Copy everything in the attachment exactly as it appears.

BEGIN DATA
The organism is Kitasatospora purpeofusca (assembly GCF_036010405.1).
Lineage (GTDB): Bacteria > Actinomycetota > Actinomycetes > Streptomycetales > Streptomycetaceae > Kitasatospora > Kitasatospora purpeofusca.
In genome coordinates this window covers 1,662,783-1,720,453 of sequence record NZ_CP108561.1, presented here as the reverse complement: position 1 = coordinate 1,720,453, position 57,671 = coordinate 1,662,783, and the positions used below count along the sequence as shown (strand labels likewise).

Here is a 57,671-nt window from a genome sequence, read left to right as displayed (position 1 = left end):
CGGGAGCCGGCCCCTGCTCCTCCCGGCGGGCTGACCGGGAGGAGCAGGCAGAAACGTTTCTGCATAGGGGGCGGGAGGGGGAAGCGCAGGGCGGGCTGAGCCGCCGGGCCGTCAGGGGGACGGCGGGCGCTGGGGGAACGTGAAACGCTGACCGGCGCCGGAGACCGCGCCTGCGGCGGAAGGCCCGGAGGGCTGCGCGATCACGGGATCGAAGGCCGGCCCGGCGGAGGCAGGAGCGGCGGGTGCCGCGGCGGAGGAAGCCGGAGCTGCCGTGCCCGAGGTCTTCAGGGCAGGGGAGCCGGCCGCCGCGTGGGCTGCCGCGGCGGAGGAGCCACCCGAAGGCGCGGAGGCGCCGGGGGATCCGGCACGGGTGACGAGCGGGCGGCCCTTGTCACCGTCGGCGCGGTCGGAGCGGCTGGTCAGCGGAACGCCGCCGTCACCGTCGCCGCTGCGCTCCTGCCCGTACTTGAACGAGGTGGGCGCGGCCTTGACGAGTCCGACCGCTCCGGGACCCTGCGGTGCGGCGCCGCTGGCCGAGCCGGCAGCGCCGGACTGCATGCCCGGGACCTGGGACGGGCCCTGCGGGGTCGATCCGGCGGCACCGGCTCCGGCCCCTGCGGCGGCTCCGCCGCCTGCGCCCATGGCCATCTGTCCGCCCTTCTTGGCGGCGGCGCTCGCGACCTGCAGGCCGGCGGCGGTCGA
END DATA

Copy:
The organism is Kitasatospora purpeofusca (assembly GCF_036010405.1).
Lineage (GTDB): Bacteria > Actinomycetota > Actinomycetes > Streptomycetales > Streptomycetaceae > Kitasatospora > Kitasatospora purpeofusca.
In genome coordinates this window covers 1,662,783-1,720,453 of sequence record NZ_CP108561.1, presented here as the reverse complement: position 1 = coordinate 1,720,453, position 57,671 = coordinate 1,662,783, and the positions used below count along the sequence as shown (strand labels likewise).

Here is a 57,671-nt window from a genome sequence, read left to right as displayed (position 1 = left end):
CGGGAGCCGGCCCCTGCTCCTCCCGGCGGGCTGACCGGGAGGAGCAGGCAGAAACGTTTCTGCATAGGGGGCGGGAGGGGGAAGCGCAGGGCGGGCTGAGCCGCCGGGCCGTCAGGGGGACGGCGGGCGCTGGGGGAACGTGAAACGCTGACCGGCGCCGGAGACCGCGCCTGCGGCGGAAGGCCCGGAGGGCTGCGCGATCACGGGATCGAAGGCCGGCCCGGCGGAGGCAGGAGCGGCGGGTGCCGCGGCGGAGGAAGCCGGAGCTGCCGTGCCCGAGGTCTTCAGGGCAGGGGAGCCGGCCGCCGCGTGGGCTGCCGCGGCGGAGGAGCCACCCGAAGGCGCGGAGGCGCCGGGGGATCCGGCACGGGTGACGAGCGGGCGGCCCTTGTCACCGTCGGCGCGGTCGGAGCGGCTGGTCAGCGGAACGCCGCCGTCACCGTCGCCGCTGCGCTCCTGCCCGTACTTGAACGAGGTGGGCGCGGCCTTGACGAGTCCGACCGCTCCGGGACCCTGCGGTGCGGCGCCGCTGGCCGAGCCGGCAGCGCCGGACTGCATGCCCGGGACCTGGGACGGGCCCTGCGGGGTCGATCCGGCGGCACCGGCTCCGGCCCCTGCGGCGGCTCCGCCGCCTGCGCCCATGGCCATCTGTCCGCCCTTCTTGGCGGCGGCGCTCGCGACCTGCAGGCCGGCGGCGGTCGA